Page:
Kevin Mason University Of California Berke Wyoming Colorado REX
Obsessed With Dinosaurs (MM #3679)

The Mason Minute

01:00 min | 1 d ago

Obsessed With Dinosaurs (MM #3679)

"The with kevin mason even though they've been gone for thousands of years. I'm still fascinated with how people are obsessed with dinosaurs. It makes sense for children. I think i encountered my first dinosaur skeleton bones and a museum somewhere. When i was maybe four or five and wyoming or colorado or somewhere out west and dinosaurs are interesting and i've seen lots of dinosaur skeletons but i'm truly amazed with how many scientists in how many archaeologists are continuing to study and create data around dina source. Recently some studies out of believe university of california berkeley was looking into the numbers of t. rex's that might have roamed our earth at one time and right. Now they're estimating two point five billion t rexes but they actually think it could be somewhere between one hundred and forty million to forty. Two billion t rexes once crossing the earth. The amount of time we spend researching dinosaurs is interesting but at the same time. You wonder what we're going to learn from it. Have you learned enough at this point or is it just truly an obsession.

Kevin Mason University Of California Berke Wyoming Colorado REX
Nebraska mall shooting leaves a man dead

Glenn Beck

00:17 sec | 1 d ago

Nebraska mall shooting leaves a man dead

"Nebraska, has left one person dead and another hurt. Police say they found a man with gunshot wounds on the first floor of the West Road Small yesterday he later died at a hospital. The suspects are still at large. But police say the shooting doesn't appear to be random. Heartfelt apology

Nebraska
One dead following shooting at Westroads Mall

Heartland Newsfeed Radio Network

00:36 sec | 1 d ago

One dead following shooting at Westroads Mall

"Shooting at nebraska mall. Saturday has left one person dead and another injured as terrified. Shoppers ran for cover approximately noon today. We received a call shooting at west routes mall officers arrived and discovered one victim Preliminarily that victim was transported with serious injuries to burn mercy hospital omaha police department. Lieutenant neil banenky. Speaking authorities believe the shooting at west mall in omaha was an isolated incident and not a random attack officers determine. The suspects had fled the scene after searching them.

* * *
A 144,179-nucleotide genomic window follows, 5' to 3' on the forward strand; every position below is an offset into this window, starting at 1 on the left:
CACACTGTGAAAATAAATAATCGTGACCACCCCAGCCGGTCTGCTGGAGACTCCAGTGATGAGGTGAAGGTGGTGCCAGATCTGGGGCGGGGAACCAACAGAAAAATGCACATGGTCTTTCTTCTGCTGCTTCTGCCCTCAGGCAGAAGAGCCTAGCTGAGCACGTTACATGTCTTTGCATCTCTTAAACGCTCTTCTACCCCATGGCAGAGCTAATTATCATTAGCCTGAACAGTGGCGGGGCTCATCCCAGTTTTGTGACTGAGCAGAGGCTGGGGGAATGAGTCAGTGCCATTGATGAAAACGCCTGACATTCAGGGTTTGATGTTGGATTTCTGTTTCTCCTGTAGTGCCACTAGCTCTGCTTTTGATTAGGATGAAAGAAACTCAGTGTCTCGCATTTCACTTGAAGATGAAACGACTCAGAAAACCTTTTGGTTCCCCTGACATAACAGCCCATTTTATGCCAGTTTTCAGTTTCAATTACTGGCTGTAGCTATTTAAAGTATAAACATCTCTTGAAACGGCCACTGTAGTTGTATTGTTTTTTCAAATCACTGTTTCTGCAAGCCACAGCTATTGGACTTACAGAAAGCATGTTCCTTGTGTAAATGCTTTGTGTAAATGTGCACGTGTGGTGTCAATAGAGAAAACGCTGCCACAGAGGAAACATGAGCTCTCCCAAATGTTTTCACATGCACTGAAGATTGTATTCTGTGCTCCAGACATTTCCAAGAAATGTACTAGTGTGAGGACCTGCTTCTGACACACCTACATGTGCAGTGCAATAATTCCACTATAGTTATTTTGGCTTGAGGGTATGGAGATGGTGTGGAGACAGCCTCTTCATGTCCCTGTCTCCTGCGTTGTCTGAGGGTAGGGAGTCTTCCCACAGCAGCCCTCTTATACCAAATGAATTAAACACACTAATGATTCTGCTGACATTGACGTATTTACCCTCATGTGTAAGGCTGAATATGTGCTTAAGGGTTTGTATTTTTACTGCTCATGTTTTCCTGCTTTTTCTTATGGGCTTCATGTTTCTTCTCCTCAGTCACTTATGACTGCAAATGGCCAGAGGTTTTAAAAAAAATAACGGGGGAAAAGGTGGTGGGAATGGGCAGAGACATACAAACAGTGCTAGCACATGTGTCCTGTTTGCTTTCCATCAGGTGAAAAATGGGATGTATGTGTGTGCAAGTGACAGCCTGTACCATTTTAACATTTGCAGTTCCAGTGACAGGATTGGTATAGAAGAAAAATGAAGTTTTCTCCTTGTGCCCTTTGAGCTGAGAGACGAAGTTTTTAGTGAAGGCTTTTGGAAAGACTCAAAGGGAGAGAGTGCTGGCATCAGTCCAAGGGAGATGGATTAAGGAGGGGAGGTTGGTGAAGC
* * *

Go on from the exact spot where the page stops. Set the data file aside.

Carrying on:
Nebraska Mall Burn Mercy Hospital Omaha Poli Lieutenant Neil Banenky West Mall Omaha
Scott Rudin to Step Back From Broadway Amid Bullying Reports

BBC World Service

00:59 min | 1 d ago

Scott Rudin to Step Back From Broadway Amid Bullying Reports

"Tony, An Oscar winning producer, Scott Rudin is reportedly taking a step back from his Broadway productions following a recent article in the Hollywood reporter outlining alleged abusive behavior in a toxic workplace environment. Jeff Lunden. Reports in an email routing, told The Washington Post that he would be stepping back from active involvement in his Broadway productions, effective immediately, saying he was quote taking steps that I should have taken years ago to address this behavior. Since the 19 nineties, Rudin has been one of the most active producers on Broadway and the article in the Hollywood reporter alleged incidents of violence towards his colleagues. Several unions released a statement last week on the need of a harassment free workplace in the arts without naming Ruden. When Broadway closed, Rudan had three shows running on Broadway. The Book of Mormon to Kill a Mockingbird and West Side Story for NPR News. I'm Jeff Lunden in New

Jeff Lunden Scott Rudin Hollywood Oscar Tony The Washington Post Rudin Ruden Rudan Npr News
US West Prepares for Possible 1st Water Shortage Declaration

WTOP 24 Hour News

00:33 sec | 1 d ago

US West Prepares for Possible 1st Water Shortage Declaration